Finding Refreshment in Failure

The best recovery from failure is the full and complete acknowledgment of it and the motivation to keep trying. It’s incredibly refreshing to be around people who can do this.

Timothy R. Clark, The 4 Stages of Psychological Safety

So true, right? It’s liberating and actually even fun to fall flat in the learning process when joined by others who celebrate our fail-forward learning and then generously (with comic relief) share their own missteps. My bathroom has a couple of framed quotes as reminders: 

✨ Leap and the net will appear.
✨ Life begins at the end of your comfort zone.

Indeed, courage over comfort is what breaks open possibility, passion and purpose. And, survival is built upon adaptation, not denial. So to embrace failure, others and our own, whether perceived or otherwise, is the only way forward.

But it takes a village, yes? We don’t go this route alone.

Our External World

Organizational anthropologist, Timothy Clark, defines psychological safety as a culture of rewarded vulnerability. Professor Amy defines it as an environment where it is safe to take interpersonal risks with the belief that we will not be punished or humiliated for speaking up with ideas, questions, concerns or mistakes. 

When we are in an environment of psychological safety, we are empowered to create a reciprocal commitment by modeling our own vulnerability through a fail-forward communication exchange.

For example:  

1. We admit fallibility and acknowledge temporary incompetence
2. We welcome failure not as the exception to the rule but as the way forward.
3. Our words and actions demonstrate that failure is a currency of success.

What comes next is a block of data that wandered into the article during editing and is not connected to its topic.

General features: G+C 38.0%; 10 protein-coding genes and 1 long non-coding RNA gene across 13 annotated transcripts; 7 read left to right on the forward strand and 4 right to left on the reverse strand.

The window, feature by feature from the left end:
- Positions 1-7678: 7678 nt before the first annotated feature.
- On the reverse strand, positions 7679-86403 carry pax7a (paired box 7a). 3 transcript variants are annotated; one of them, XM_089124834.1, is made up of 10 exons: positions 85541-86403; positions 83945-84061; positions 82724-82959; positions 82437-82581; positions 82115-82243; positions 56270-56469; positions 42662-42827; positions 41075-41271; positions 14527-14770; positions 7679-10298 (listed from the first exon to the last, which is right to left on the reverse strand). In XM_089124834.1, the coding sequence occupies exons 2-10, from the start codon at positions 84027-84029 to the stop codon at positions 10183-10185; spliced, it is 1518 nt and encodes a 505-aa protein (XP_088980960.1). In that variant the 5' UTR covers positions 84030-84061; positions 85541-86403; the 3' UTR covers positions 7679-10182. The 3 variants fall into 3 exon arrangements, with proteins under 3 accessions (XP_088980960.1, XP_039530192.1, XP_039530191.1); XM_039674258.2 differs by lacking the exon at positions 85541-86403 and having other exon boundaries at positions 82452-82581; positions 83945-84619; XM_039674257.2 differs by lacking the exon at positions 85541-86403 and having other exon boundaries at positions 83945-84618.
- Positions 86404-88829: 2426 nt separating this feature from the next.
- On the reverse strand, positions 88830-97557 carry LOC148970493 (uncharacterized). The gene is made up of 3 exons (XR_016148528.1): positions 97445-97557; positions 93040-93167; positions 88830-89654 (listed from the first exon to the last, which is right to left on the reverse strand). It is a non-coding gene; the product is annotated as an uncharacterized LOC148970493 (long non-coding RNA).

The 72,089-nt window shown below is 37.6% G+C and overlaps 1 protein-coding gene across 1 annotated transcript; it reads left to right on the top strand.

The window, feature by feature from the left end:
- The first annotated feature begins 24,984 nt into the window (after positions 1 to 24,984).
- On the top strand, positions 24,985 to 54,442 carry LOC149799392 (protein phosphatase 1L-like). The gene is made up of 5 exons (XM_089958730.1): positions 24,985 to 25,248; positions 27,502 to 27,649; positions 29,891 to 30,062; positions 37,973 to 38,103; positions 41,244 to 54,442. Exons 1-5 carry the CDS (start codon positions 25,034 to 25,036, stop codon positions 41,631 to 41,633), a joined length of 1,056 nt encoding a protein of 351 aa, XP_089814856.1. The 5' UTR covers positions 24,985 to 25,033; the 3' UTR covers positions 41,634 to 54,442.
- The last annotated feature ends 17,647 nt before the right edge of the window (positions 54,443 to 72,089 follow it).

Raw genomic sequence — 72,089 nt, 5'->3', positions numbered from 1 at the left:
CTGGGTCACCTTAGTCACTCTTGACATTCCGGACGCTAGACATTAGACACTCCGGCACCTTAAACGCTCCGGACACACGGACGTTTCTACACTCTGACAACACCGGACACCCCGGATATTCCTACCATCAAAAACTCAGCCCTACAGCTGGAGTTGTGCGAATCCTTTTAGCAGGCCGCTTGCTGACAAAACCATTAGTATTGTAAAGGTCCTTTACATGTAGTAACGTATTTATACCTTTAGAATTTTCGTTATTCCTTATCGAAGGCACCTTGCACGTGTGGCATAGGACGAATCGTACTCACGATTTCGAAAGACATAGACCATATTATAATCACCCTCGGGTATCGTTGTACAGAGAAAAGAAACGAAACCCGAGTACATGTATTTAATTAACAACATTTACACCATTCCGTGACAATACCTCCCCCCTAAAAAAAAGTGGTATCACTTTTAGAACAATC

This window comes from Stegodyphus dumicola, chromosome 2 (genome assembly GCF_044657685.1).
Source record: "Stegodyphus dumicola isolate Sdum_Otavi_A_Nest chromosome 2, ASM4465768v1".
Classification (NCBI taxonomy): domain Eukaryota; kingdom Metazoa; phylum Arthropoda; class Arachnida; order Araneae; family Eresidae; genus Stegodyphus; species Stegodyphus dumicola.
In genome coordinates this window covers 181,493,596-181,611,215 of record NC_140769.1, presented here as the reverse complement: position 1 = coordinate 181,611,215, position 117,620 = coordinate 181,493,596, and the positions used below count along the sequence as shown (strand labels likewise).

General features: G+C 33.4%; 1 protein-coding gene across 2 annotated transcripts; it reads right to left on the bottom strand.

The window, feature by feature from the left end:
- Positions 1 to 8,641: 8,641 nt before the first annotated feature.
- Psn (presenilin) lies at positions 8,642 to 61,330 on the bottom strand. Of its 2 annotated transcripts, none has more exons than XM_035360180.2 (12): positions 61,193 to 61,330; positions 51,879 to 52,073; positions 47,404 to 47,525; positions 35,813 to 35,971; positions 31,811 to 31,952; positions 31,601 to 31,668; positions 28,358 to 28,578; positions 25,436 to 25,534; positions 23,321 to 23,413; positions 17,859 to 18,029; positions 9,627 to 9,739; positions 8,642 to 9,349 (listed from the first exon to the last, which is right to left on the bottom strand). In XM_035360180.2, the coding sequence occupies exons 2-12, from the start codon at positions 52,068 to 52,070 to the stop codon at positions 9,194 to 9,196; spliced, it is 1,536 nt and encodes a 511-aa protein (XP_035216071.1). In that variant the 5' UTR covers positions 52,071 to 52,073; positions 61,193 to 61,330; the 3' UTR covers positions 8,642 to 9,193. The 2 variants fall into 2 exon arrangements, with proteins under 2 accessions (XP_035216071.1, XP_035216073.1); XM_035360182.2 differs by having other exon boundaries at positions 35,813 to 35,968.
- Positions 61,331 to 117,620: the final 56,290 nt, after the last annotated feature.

4. We provide reassurance that discouragement comes before the discovery.

How does this work for you? Do you engage in this reciprocity? Even if those above you do not? 

Taking these risks is risky.

Our brain knows it, too. The large, ancient and primitive part of our brain is wired to perceive danger – always on alert. As a result, our brains often can’t tell the difference between a real threat to our physical survival and a threat to our ego (!).

So how do we create environments of rewarded vulnerability when life and situations are far from perfect and challenge our confidence and belonging? 

Our Internal World

In this excellent, animated and short video Locating Yourself – A Key to Conscious Leadership, the authors posit that we are either above the line or below the line (with our primitive brain) at any point in time. Thus, the first step in a conscious shift is to locate ourselves along the line. When we are above the line, we are open, curious and committed to learning. When we are below the line, we are closed, defensive and stuck in our old stories.    
It’s a pretty miserable place, below the line. We become convinced that we are without choices. We lose touch with our resourcefulness and forget that there are many ways to perceive a situation, even if we can’t change it. 
It gets particularly hard when we’re in this place of guarded vulnerability in both our internal and external worlds. 

My Rescue Remedy

When I need a personal intervention, fast, when I’m spiraling down the dark hole and cringing at my words and actions, and when old voices roar:
You will never be able to manage ________
You will never be able to change  ________
You will never have a sense of control over  ______
…I make a practice to grab hold of the looping thought and yank it (triumphantly) into the light, exclaiming (with slightly exaggerated exuberance): 

Well done! You feel like a fool and this means you’re learning!

I’m serious. I really do this. I’ve even created a list in Word and put a gold star next to each awkward or painful experience. I encourage you to try this. I imagine you’ll be surprised at what lands on your list. What you thought was big and thorny doesn’t seem so awful after all. And, then there’s all that good learning that follows as well.

Sometimes this rescue remedy is just enough to lift me once again up and into the above-the-line fresh air.  

It’s a practice of commitment to resonant action over and over again. And, yes, it means discomfort is the price of a meaningful life. But when we get friendly with this place, and share it with others, it is so darn refreshing. Like ice tea with fresh mint on a summer’s day.

Here’s to your refreshing failures – I’m right there with you!

P.S. I am a certified 4 Stages of Psychological Safety practitioner and educator. I provide this experiential learning lens for teams and also in individual, executive coaching. Curious? Schedule an exploratory call.

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